October 09, 2005

do you know your state fish?

looking up the etymology of mudpuppy reminded me of another animal with an interesting name: muskellunge, wisconsin's state fish. in german, it would mean "muscle lung". muskellunge. fascinating. as is the whole idea of a state fish.

however, the muskie is not named for its lungs (nor for its muscles, for that matter). according to the OED the name muskellunge is a variant of maskinonge (originally a four-syllable word), with dissimilation from /n/ to /l/. it's based on two words from ojibwa, an algonquian language (masi "ill-formed"+ kinose "northern pike", excuse my simplified spelling).

it seems that germans are not the only ones who try to make sense of the name based on what it would mean in their native language:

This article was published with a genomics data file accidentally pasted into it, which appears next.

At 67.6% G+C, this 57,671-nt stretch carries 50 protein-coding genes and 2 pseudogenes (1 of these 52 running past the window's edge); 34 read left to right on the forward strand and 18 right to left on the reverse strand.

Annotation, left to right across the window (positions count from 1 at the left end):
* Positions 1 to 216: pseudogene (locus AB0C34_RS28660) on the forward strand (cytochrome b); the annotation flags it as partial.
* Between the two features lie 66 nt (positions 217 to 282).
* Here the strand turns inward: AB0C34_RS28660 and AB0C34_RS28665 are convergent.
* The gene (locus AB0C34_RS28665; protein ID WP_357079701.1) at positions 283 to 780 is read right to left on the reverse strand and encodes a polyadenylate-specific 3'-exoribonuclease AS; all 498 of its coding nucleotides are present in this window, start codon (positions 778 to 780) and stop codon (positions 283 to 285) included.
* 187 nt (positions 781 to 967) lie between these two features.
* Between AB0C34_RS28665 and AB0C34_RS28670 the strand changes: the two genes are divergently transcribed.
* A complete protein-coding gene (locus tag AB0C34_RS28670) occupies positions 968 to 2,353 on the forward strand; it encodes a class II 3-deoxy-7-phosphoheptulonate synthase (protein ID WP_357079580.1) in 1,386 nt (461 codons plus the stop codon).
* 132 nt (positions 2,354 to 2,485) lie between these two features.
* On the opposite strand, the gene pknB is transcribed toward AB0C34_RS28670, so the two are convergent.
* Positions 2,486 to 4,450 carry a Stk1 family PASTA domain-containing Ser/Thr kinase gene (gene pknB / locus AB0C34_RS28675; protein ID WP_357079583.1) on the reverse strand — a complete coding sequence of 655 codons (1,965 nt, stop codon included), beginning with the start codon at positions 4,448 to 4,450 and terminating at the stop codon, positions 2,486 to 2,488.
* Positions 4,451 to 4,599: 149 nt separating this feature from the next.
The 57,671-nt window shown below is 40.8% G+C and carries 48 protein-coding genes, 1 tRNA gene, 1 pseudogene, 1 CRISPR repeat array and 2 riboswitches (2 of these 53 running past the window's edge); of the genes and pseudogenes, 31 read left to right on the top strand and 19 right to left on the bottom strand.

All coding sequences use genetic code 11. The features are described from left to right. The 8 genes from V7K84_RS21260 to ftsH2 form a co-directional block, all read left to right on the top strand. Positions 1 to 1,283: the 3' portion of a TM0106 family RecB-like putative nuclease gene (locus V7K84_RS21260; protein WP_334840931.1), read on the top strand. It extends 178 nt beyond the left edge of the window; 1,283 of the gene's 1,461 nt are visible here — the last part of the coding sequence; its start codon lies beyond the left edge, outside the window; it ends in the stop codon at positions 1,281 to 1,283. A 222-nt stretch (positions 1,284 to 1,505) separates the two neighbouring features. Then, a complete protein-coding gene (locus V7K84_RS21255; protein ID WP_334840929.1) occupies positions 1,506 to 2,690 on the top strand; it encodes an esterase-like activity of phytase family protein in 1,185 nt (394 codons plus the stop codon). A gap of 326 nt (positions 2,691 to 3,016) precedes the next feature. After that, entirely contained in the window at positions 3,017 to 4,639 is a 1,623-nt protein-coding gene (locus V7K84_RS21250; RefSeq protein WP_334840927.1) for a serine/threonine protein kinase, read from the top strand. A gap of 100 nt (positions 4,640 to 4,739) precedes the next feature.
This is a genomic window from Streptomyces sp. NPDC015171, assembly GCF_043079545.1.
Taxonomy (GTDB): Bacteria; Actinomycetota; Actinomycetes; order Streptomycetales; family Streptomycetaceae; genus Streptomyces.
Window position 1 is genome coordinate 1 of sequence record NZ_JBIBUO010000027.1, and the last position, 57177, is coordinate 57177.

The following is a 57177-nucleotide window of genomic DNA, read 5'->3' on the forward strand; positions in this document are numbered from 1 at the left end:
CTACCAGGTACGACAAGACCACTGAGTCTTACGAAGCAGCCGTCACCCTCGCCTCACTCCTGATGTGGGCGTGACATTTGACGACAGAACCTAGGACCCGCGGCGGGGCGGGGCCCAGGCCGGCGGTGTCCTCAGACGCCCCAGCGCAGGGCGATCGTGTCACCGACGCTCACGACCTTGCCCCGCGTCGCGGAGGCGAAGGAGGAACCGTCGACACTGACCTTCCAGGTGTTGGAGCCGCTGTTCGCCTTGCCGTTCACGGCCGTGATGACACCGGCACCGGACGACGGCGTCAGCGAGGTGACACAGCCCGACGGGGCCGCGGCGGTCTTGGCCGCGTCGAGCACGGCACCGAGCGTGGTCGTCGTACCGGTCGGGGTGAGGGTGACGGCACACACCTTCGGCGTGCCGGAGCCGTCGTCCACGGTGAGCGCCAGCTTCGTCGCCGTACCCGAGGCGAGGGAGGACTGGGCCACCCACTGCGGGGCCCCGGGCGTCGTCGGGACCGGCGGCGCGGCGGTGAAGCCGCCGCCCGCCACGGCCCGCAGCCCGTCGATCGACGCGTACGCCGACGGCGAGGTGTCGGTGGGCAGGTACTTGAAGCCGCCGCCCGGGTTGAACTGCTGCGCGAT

"The forms masq'allongé, masque alonge are prob. due to a popular etymology which took the word as French masque long or masque allongé ‘long mask’. The form muscalonge is relatively frequent in 19th-cent. sources. The word was pronounced with four syllables at least as late as the third quarter of the 19th cent. [...] Webster changes the notation of syllables from four in the 1886 ed. to three in 1890." [OED]
[on edit:] in edition to the state fish we also have a state animal (the badger, of course), a state wildlife animal (white-tailed deer), a state domesticated animal (the dairy cow, suprise, surprise), a state insect (honeybee) and, yeah, a state dog (the american water spaniel), chosen because it is "[f]ull of life, and always ready to spring into action for the hunt". the aws orginated in the midwest in the 1800s and is very distinctive with its curly coat and it's bell-shaped floppy ears. i wonder why they are so rare.

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